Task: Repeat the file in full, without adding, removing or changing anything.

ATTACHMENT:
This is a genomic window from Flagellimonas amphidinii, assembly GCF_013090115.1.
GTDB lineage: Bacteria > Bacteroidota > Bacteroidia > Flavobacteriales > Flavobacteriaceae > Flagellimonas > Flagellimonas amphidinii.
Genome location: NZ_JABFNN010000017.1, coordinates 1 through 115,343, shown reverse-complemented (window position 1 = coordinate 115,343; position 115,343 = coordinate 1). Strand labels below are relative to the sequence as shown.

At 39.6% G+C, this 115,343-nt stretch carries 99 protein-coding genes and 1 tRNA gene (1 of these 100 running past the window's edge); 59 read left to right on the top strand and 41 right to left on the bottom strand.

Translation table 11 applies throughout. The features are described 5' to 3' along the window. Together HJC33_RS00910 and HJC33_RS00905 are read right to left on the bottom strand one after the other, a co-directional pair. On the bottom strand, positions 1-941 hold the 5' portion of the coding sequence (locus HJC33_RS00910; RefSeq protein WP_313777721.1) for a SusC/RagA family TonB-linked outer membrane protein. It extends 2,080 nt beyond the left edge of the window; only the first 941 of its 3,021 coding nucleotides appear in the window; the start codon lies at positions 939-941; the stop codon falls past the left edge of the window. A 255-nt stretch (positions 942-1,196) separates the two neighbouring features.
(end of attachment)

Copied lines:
This is a genomic window from Flagellimonas amphidinii, assembly GCF_013090115.1.
GTDB lineage: Bacteria > Bacteroidota > Bacteroidia > Flavobacteriales > Flavobacteriaceae > Flagellimonas > Flagellimonas amphidinii.
Genome location: NZ_JABFNN010000017.1, coordinates 1 through 115,343, shown reverse-complemented (window position 1 = coordinate 115,343; position 115,343 = coordinate 1). Strand labels below are relative to the sequence as shown.

At 39.6% G+C, this 115,343-nt stretch carries 99 protein-coding genes and 1 tRNA gene (1 of these 100 running past the window's edge); 59 read left to right on the top strand and 41 right to left on the bottom strand.

Translation table 11 applies throughout. The features are described 5' to 3' along the window. Together HJC33_RS00910 and HJC33_RS00905 are read right to left on the bottom strand one after the other, a co-directional pair. On the bottom strand, positions 1-941 hold the 5' portion of the coding sequence (locus HJC33_RS00910; RefSeq protein WP_313777721.1) for a SusC/RagA family TonB-linked outer membrane protein. It extends 2,080 nt beyond the left edge of the window; only the first 941 of its 3,021 coding nucleotides appear in the window; the start codon lies at positions 939-941; the stop codon falls past the left edge of the window. A 255-nt stretch (positions 942-1,196) separates the two neighbouring features.